Patty said they might come back sooner with more information because over at CAO they are in full budget mode right now.  

Deleon, reminded, that this is the reason we have "special meetings to course correct."   

Monica Rodriguez of CD7 was not in a great mood. She opened with "I know we don't want to study this... but LAHSA is in charge.  We can contract out to contractors, but that's all they do... is contact/outreach.  They can't lead the homeless into housing... so everyone is offering contracts but still requires the involvement of LAHSA... "we are not understanding the process." 

Though CD7 is arguably one of the most equestrian of districts, Rodriguez said, she did not want to work with a "one trick pony" outside contractor.  

"What we need is the "case management, and the service once their housed, and placement authority."  Outreach is just one piece of what she called, "the service spectrum."  Rodriguez wants to retain the system that is working in her district: no 'one trick ponies.' 

Deleon said we need to replicate the leadership of Ms. Rodriguez, who called the RFB "with all due respect, it's more bureaucracy."  

He called the work Rodriguez had done in her district, the Monica Magic.  

Blumenfield, between plugs for his bestie NGO: "About My Father's Business"  agreed with Rodriguez that more and more layers is frustrating. He talked about all the tools in the toolbox, and at 10:54am Nithya Raman showed up just in time to hear the grim report for the State about how we have over 14,000 shelter beds and 17,286 units of permanent supportive housing, which is up over 900 more than last year.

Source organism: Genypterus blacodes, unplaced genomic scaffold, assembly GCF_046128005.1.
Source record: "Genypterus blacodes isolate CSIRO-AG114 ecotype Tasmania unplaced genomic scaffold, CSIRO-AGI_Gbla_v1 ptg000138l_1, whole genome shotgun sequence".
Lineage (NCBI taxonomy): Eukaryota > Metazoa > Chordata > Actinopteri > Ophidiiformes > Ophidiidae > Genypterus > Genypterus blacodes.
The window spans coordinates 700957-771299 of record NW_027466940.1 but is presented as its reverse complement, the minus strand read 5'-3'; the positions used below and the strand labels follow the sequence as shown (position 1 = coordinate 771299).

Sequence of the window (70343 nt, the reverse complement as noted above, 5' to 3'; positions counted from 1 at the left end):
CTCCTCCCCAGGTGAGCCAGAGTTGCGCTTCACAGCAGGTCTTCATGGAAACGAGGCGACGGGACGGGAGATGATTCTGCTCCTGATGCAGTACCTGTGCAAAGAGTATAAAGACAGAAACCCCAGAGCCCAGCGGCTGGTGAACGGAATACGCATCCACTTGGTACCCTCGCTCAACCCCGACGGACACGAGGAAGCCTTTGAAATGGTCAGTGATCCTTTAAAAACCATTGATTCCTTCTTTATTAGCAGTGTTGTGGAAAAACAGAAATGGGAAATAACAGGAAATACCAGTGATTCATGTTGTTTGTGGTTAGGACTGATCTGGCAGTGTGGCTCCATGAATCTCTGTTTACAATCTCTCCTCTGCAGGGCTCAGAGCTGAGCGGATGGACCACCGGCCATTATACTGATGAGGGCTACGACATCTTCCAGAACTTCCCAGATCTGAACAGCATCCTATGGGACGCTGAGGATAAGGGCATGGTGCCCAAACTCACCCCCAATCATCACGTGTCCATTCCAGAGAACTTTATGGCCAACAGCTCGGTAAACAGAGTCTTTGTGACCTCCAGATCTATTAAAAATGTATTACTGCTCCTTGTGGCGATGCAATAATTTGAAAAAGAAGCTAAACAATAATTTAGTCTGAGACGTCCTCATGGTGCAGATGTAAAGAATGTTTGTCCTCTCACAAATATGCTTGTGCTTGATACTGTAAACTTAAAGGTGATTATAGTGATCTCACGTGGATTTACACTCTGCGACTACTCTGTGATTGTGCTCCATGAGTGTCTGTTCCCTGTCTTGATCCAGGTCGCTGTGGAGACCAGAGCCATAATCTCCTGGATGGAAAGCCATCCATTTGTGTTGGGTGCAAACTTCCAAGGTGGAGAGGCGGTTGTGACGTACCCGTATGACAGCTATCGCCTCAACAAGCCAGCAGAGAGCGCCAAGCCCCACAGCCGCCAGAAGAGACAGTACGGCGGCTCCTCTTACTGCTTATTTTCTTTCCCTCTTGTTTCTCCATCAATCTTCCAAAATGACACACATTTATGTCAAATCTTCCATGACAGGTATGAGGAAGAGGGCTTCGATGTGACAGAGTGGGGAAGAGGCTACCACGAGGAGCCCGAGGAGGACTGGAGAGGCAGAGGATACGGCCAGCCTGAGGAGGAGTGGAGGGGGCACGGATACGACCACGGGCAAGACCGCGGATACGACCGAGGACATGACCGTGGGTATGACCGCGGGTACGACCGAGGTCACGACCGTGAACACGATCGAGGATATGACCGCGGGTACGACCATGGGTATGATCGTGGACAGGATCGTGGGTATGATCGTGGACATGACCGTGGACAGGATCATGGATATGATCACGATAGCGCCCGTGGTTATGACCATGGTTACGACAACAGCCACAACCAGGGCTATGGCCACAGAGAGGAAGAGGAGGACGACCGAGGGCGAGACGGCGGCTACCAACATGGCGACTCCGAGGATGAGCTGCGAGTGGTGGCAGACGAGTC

Joe Buscaino was AWOL and the desk was cleared. The consciences not so much. 


Lights, Action... RECORD!

The trial of Ahmaud Arbery's killing rested its case Tuesday afternoon after eight days of testimony and 23 witnesses.

One issue arose, should the world famous civil rights leader, Jesse Jackson have been comforting Ahmaud's mother in front of the jury during the trial.  

This reminded me of a challenge I raised about the irregular Clerk of the City of Los Angeles, who cites a government code that makes the atypically harsh process of checking for valid petition signatures in Los Angeles, not open to the public.  

And in two recent cases that I am aware of, Judges in Los Angeles seek to punish or threaten constituents who allegedly used their telephone recording devices in a courtroom.    

The Federal Judge who issued Englander's light 14-month to extra light 3-months served sentence, made a writer who took a picture of his own computer over which he like any other member of the public could access.  Honestly, this judge going after the member of the public should be gone after for egregious, vexatious judicial activity.   We need a watchdog group over Judges.   

Why should all of these situations not be a free-to-record for all?  What precisely do we have to hide? 

The public made the recording of the police arresting George Floyd.   

No further questions, your honor.


In Camera Review: Denied

My strategy during the Christmas time 2019 hearing that Judge Mitchell Beckloff was conducting for Judge Chalfant who was apparently out on holiday break was to get myself on the ballot for Council District 2.  Plain and simple.  But I was surprised to see the low level City Attorney,  who advises city council and so torments me during council meetings sitting in the front row gazing at Beckloff adoringly.